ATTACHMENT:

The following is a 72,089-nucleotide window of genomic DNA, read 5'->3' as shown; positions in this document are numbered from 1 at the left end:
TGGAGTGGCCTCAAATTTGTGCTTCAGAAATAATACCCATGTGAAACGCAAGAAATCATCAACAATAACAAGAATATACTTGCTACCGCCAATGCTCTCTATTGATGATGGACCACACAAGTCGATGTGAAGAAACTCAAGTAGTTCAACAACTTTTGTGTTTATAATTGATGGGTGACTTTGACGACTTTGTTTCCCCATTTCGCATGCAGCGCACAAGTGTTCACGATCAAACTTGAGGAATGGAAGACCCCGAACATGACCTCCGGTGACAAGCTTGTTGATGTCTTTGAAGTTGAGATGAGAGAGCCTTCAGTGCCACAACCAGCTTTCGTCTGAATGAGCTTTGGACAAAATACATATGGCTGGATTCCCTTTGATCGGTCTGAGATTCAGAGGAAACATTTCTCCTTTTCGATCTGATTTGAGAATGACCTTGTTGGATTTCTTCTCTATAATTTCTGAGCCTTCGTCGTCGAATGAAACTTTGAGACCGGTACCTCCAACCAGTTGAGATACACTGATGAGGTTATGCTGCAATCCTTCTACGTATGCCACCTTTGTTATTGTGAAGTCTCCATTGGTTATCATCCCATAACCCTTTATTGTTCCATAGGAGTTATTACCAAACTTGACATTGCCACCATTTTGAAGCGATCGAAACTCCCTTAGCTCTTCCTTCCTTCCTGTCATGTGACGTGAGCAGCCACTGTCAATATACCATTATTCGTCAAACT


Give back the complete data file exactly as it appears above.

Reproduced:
The following is a 72,089-nucleotide window of genomic DNA, read 5'->3' as shown; positions in this document are numbered from 1 at the left end:
TGGAGTGGCCTCAAATTTGTGCTTCAGAAATAATACCCATGTGAAACGCAAGAAATCATCAACAATAACAAGAATATACTTGCTACCGCCAATGCTCTCTATTGATGATGGACCACACAAGTCGATGTGAAGAAACTCAAGTAGTTCAACAACTTTTGTGTTTATAATTGATGGGTGACTTTGACGACTTTGTTTCCCCATTTCGCATGCAGCGCACAAGTGTTCACGATCAAACTTGAGGAATGGAAGACCCCGAACATGACCTCCGGTGACAAGCTTGTTGATGTCTTTGAAGTTGAGATGAGAGAGCCTTCAGTGCCACAACCAGCTTTCGTCTGAATGAGCTTTGGACAAAATACATATGGCTGGATTCCCTTTGATCGGTCTGAGATTCAGAGGAAACATTTCTCCTTTTCGATCTGATTTGAGAATGACCTTGTTGGATTTCTTCTCTATAATTTCTGAGCCTTCGTCGTCGAATGAAACTTTGAGACCGGTACCTCCAACCAGTTGAGATACACTGATGAGGTTATGCTGCAATCCTTCTACGTATGCCACCTTTGTTATTGTGAAGTCTCCATTGGTTATCATCCCATAACCCTTTATTGTTCCATAGGAGTTATTACCAAACTTGACATTGCCACCATTTTGAAGCGATCGAAACTCCCTTAGCTCTTCCTTCCTTCCTGTCATGTGACGTGAGCAGCCACTGTCAATATACCATTATTCGTCAAACT